A common coaching goal is 'being more confident', usually in situations people find tricky, such as presenting to large meetings, influencing senior people, or talking outside their area of expertise.
My hunch is this is more often a theme for women than men, perhaps part of the ‘double-bind’ women face at work – women need to be seen as both assertive and empathetic to succeed (opposing qualities), whereas men just need to be seen as assertive. 
Whilst stereotypes about success and competence will take some time to shift, there are some practical things you can do to boost your confidence when you need to.
Amy Cuddy’s 2012 Ted Talk, Your Body Language May Shape Who You Are, has been viewed more than 64 million times.
She found university students who sat or stood in an expansive ‘power’ pose for two minutes before a mock interview felt more confident and performed better than those who didn’t. The research was subject to criticism at the time (perhaps as it was coming from a young female researcher?) but has since been much repeated. 
So if you’re walking to an important meeting, walk tall with your arms swinging. Or before a virtual meeting, turn your camera off for a couple of minutes of power posing.
Write about your successes
Another group of students were asked to write about a time they felt confident and powerful, or a time they felt powerless, or not to write at all. In subsequent mock interviews, those who’d written about the powerful experience performed best, those who’d written about the powerless experience performed worst.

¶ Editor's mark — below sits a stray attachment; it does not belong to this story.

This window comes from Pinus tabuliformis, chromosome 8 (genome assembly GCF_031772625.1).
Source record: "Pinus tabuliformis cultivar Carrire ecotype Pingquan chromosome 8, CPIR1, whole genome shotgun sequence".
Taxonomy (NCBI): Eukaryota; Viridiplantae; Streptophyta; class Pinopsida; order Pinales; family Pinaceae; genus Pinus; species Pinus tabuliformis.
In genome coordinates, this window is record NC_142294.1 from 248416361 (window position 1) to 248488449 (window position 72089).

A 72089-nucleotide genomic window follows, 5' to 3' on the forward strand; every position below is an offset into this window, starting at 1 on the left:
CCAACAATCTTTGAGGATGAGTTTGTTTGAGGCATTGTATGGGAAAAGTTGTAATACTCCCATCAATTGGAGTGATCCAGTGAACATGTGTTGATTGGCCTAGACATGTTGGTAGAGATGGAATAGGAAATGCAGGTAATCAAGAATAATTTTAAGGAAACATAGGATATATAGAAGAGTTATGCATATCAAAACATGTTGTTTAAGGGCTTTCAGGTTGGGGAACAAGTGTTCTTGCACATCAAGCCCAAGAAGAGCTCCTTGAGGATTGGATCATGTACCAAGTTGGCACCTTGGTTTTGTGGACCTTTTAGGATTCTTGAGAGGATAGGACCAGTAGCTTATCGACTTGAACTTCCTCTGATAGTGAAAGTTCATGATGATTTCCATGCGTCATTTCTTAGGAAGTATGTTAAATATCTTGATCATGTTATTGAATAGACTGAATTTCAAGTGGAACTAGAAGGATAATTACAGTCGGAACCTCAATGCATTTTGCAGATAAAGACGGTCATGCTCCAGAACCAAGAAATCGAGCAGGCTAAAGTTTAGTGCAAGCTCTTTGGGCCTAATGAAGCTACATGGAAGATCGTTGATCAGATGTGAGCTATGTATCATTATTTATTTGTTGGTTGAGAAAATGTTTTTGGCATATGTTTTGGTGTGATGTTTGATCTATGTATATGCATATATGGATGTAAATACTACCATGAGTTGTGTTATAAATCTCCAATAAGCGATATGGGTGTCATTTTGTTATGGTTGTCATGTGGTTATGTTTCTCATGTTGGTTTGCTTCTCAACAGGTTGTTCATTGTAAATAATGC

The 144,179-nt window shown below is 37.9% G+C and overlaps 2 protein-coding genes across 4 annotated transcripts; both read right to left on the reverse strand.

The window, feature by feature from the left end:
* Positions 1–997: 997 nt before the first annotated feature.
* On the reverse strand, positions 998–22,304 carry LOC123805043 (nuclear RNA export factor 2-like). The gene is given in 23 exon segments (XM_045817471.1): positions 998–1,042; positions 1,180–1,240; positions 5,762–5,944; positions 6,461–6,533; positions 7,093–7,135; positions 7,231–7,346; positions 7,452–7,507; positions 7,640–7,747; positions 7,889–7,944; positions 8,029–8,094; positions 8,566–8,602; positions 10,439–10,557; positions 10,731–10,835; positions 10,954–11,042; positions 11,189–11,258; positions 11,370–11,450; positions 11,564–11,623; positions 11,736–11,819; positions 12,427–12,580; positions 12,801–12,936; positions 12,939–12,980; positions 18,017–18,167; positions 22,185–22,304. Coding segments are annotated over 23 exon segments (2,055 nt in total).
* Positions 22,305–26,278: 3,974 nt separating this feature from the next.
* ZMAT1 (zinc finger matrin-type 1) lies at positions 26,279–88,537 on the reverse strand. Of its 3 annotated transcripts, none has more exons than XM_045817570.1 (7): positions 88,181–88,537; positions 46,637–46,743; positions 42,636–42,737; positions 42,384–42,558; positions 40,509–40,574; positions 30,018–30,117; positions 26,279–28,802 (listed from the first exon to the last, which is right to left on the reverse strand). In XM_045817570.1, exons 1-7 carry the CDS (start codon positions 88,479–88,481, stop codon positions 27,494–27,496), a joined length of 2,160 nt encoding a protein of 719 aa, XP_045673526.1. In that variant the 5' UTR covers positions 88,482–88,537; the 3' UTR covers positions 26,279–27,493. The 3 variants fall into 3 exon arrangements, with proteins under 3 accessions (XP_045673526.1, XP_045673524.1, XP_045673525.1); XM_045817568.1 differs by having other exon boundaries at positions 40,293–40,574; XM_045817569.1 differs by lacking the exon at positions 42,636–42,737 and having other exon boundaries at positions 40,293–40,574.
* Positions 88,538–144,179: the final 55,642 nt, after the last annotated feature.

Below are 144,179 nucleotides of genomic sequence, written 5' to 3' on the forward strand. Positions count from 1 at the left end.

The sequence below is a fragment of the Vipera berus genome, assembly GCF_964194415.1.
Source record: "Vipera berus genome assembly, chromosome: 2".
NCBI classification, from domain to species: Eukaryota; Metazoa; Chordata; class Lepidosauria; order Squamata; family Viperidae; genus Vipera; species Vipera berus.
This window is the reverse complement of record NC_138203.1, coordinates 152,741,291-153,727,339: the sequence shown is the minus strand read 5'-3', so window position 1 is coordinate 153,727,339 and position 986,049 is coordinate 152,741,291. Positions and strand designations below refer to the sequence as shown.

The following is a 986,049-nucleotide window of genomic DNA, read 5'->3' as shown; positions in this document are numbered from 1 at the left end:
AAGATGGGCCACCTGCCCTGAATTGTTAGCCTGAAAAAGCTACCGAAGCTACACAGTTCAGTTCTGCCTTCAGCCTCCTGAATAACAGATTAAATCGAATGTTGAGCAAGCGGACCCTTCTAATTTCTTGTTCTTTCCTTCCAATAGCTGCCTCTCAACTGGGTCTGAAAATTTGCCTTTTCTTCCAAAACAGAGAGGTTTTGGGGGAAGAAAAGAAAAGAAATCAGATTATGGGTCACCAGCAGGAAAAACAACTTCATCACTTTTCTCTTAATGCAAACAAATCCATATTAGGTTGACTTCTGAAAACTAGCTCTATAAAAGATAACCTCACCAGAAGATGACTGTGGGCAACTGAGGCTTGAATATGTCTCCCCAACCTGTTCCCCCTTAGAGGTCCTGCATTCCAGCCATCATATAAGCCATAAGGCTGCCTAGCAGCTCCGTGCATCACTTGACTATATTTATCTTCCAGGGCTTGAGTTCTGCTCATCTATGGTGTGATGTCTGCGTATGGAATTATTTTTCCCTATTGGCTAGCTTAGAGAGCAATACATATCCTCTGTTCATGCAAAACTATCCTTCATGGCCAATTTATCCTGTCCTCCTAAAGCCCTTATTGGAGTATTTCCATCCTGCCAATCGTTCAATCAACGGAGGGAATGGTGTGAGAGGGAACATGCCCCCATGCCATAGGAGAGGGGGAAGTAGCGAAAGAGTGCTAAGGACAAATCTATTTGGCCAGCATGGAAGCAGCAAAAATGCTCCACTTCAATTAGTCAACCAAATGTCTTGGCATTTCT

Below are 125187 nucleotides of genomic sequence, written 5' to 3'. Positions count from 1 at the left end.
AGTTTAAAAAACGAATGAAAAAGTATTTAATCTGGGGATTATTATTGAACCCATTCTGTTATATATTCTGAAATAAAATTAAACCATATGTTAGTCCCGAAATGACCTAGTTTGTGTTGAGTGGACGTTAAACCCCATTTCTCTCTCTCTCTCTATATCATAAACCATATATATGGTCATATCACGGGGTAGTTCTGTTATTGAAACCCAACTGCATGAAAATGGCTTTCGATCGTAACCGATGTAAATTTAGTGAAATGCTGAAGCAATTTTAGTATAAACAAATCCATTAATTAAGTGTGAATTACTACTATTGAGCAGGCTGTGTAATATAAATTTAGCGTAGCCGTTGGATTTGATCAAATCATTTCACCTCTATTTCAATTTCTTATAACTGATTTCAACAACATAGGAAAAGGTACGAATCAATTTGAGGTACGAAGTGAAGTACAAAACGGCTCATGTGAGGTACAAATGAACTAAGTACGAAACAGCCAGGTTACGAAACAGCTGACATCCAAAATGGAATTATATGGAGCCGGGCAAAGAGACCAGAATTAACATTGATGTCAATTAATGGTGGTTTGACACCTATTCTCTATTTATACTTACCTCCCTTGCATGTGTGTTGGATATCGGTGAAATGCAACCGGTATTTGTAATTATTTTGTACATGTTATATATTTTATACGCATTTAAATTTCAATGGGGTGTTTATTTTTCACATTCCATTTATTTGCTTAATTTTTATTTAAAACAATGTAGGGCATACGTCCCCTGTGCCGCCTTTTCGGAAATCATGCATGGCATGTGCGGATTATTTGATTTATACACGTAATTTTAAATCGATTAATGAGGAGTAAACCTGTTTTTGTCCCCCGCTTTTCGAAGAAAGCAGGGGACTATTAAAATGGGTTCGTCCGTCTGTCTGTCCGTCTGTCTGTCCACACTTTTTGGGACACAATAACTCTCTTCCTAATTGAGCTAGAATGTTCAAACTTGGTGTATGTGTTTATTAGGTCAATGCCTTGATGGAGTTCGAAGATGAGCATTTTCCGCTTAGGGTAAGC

If you don’t have time to write before a tricky situation looking back on notes of successful times is also helpful, a technique used by Serena Williams.
Keep female role-models visible
When students were asked to individually present to a virtual audience, men spoke for longer and were rated more highly. Researchers then placed large photos of either Angela Merkel, Hilary Clinton or Bill Clinton in the audience. This made no difference to men, but women with Angela or Hilary spoke for longer than before and were rated more highly. 
In virtual meetings a photo of a role model is easy to keep to hand. In face-to-face settings, you might not meet a female role model every day, but making sure you cross their paths when you can will help – at some level your brain will file away 'that could be me' to draw upon when you need a boost.
Play a boosting song
We’ve all seen elite athletes with their headphones plugged in before or even during major competitions, as they know music wakes up the body and brain, and can distract us from worrying moments.
There are lots of ‘confidence boosting play-lists’ out there, but I’d pick what works for you. If it’s not convenient to listen to (or sing to yourself) a powerful song, make sure the noise in your head is positive – we all self-talk, particularly at tricky moments, and telling ourselves “I can do this”, “I’ve done this before”, “I’m going to learn from this” will help.
Catherine Shepherd specialises in leadership development and executive coaching.
(1) Zheng, W., Kark, R., & Meister, A. (2018). How women manage the gendered norms of leadership. Harvard Business Review, 28.
(3) Cuddy, A. J., Schultz, S. J., & Fosse, N. E. (2018). P-curving a more comprehensive body of research on postural feedback reveals clear evidential value for power-posing effects: Reply to Simmons and Simonsohn (2017). Psychological science, 29(4), 656-666.
(4) Lammers, J., Dubois, D., Rucker, D. D., & Galinsky, A. D. (2013). Power gets the job: Priming power improves interview outcomes. Journal of Experimental Social Psychology, 49(4), 776-779.
(5) Latu, I. M., Mast, M. S., Lammers, J., & Bombari, D. (2013). Successful female leaders empower women's behavior in leadership tasks. Journal of Experimental Social Psychology, 49(3), 444-448.